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In 1939, artist Forrest Kirkland noted that "Flint flakes and pot sherds are plentiful throughout the entire area but artifacts [complete objects] of all kinds are extremely scarce now." A number of artifacts were carried away by visitors before property was conveyed to the state of Texas in 1969.The archeological and historic record of Hueco Tanks State Park and Historic Site is now protected by the Antiquities Code of Texas, and through the Public Use Plan for the park.Around 1,100 years ago the sandy land surface in this area stopped building up, so most of the discarded items, hearths, and house patterns left by people since that time remain on or near the modern ground surface.The highly visible and shallow archeological record of Hueco Tanks is easily damaged by activities that erode the ground surface, and many have occurred there.They first sought information through artifact styles, features, radiocarbon dating, and archival research.Additional data on the rich historic fabric of Hueco Tanks came from rock imagery styles, artifact densities in shovel tests, and historic inscriptions.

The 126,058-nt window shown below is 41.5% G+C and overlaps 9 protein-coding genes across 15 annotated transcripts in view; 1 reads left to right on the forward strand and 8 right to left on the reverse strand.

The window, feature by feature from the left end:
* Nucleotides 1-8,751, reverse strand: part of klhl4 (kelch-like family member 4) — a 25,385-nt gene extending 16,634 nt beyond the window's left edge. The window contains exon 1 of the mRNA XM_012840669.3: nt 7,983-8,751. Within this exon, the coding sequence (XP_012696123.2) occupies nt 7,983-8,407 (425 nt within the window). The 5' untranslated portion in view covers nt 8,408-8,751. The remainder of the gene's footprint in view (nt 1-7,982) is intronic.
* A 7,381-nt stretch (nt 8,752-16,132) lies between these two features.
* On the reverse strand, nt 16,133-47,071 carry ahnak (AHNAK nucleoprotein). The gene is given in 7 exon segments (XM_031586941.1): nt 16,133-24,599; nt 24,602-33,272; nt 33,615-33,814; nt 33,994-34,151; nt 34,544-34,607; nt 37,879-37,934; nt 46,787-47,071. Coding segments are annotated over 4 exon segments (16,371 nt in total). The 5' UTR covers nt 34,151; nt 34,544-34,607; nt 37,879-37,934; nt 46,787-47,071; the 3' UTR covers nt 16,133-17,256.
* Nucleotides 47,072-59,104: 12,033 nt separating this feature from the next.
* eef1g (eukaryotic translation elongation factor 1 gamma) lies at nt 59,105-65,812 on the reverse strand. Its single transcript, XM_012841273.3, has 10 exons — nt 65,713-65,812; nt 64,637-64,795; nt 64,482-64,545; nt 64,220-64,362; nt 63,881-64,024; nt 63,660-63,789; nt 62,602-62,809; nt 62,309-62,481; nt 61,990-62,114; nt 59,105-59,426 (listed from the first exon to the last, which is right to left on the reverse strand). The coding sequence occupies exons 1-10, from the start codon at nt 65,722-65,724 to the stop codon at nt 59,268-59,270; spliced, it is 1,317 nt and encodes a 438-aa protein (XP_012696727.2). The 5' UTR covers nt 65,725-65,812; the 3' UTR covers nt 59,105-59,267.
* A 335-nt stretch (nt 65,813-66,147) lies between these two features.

Although Hueco Tanks was not occupied continuously for 10 millennia, it is the only place in the region where every prehistoric and historic time period is represented.
The rock hills strongly influenced settlement in other ways: they provided shelter, served as a canvas for rock imagery, provided a base for food-processing facilities, and yielded fragments for use as heating elements in hearths and plant roasting pits.
The earliest people at Hueco Tanks were Paleoindian hunters wielding spears with Folsom points, who used a narrow pass between the rock hills to hunt herd animals, probably bison.
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For some 10,000 years, Hueco Tanks has attracted people who visited and camped around the rock hills, and left traces that archeologists can interpret.
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